A woman's story of mistakenly sharing the holiday spirit with a stranger has people in stitches

What's better than a heartwarming story of holiday cheer? How about a heartwarming story that turns out to be a hilarious moment of holiday embarrassment?

When Mary Katherine Backstrom of Fort Myers, Florida, decided to do a good deed for a stranger in a gas station convenience store, she had no idea that her most embarrassing moment would result in a viral story viewed by millions.


It all started when the writer and mother of two was killing time at the Wawa, a local gas station and convenience store, before picking up her kids from school. She had just been reading a story on Facebook about how everyone is so generous over the holidays and how the spirit of giving lifts everyone's mood, so she decided to pass along some of that spirit to someone else. The woman behind her in line was just buying a ginger ale, so Backstrom offered to pay for it. It was a simple but lovely act of kindness, the woman was moved, and holiday magic was made.

RELATED: 7 wonderful reasons to give to strangers this holiday season.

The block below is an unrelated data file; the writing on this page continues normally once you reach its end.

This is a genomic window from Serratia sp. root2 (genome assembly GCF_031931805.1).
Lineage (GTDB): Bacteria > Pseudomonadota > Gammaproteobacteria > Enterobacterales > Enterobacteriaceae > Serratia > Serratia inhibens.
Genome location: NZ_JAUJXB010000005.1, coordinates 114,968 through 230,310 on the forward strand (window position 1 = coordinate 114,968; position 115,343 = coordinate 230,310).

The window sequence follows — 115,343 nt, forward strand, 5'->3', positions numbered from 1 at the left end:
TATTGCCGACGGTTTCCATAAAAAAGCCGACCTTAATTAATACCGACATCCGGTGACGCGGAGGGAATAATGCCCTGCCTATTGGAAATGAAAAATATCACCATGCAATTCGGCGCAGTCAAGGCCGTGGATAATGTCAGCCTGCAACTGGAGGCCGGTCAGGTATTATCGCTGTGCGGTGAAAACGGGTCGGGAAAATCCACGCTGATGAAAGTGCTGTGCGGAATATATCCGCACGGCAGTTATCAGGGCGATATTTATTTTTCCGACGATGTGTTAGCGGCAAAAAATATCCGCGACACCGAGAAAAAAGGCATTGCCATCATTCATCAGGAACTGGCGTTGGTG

Backstrom left the store to go back to her car, still full of the Christmas spirit, and found a man cleaning her windshield. Blown away by the magic of the holidays and the reverberating kindness of strangers, Backstrom walked up to the man, gave him a huge hug, and told him how much she loved humanity and the magic of Christmas.

Only one problem—it wasn't her car, it was his. Oh. My. Word. The awkwardness of it all.

You have to hear her tell it, complete with infectious laughter, and don't be surprised if you feel compelled to watch it over and over again. When Christmas cheer meets abject embarrassment, holiday hilarity is born.

The Facebook Live video has been viewed more than 23 million times in just a few days, and has already been shared nearly 100,000 times. Clearly people are loving it.

Backstrom told Upworthy, "I think the reason it is resonating is that the holidays can be a very hard time for adults, and we forget about the levity of holiday magic, and crave it in these times." She admits she was highly caffeinated and a little sleep deprived—as most mothers of young children are—when she hugged and gushed all over an unsuspecting stranger, but she hopes to continue to live her life "with reckless joy."

RELATED: Hallmark asked Fred Rogers to create a holiday display. His design was peak Mr. Rogers

"This one moment has returned so much laughter and encouragement to my life that I have to think there is something to this," she says. "Humans miss warm interactions, even if they are a little...erm...bizarre."

Here's to the bizarre, awkward, recklessly joyful human moments that bring us all together.

Images courtesy of Mark Storhaug & Kaiya Bates